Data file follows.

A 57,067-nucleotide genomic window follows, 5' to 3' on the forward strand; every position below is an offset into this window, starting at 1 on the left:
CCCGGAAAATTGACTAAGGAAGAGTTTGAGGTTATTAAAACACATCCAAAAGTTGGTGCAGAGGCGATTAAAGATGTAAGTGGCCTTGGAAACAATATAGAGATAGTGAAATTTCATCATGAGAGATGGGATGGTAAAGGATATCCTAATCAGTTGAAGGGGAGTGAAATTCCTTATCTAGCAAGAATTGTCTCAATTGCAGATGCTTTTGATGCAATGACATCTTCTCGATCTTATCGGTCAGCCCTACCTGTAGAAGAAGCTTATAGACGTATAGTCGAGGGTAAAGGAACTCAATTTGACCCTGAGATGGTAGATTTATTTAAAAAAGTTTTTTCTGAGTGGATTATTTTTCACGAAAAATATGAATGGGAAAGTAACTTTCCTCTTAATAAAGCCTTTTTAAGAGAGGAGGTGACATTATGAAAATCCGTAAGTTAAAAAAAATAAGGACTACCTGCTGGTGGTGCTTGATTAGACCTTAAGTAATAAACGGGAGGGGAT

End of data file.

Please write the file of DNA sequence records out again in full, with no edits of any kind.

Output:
A 57,067-nucleotide genomic window follows, 5' to 3' on the forward strand; every position below is an offset into this window, starting at 1 on the left:
CCCGGAAAATTGACTAAGGAAGAGTTTGAGGTTATTAAAACACATCCAAAAGTTGGTGCAGAGGCGATTAAAGATGTAAGTGGCCTTGGAAACAATATAGAGATAGTGAAATTTCATCATGAGAGATGGGATGGTAAAGGATATCCTAATCAGTTGAAGGGGAGTGAAATTCCTTATCTAGCAAGAATTGTCTCAATTGCAGATGCTTTTGATGCAATGACATCTTCTCGATCTTATCGGTCAGCCCTACCTGTAGAAGAAGCTTATAGACGTATAGTCGAGGGTAAAGGAACTCAATTTGACCCTGAGATGGTAGATTTATTTAAAAAAGTTTTTTCTGAGTGGATTATTTTTCACGAAAAATATGAATGGGAAAGTAACTTTCCTCTTAATAAAGCCTTTTTAAGAGAGGAGGTGACATTATGAAAATCCGTAAGTTAAAAAAAATAAGGACTACCTGCTGGTGGTGCTTGATTAGACCTTAAGTAATAAACGGGAGGGGAT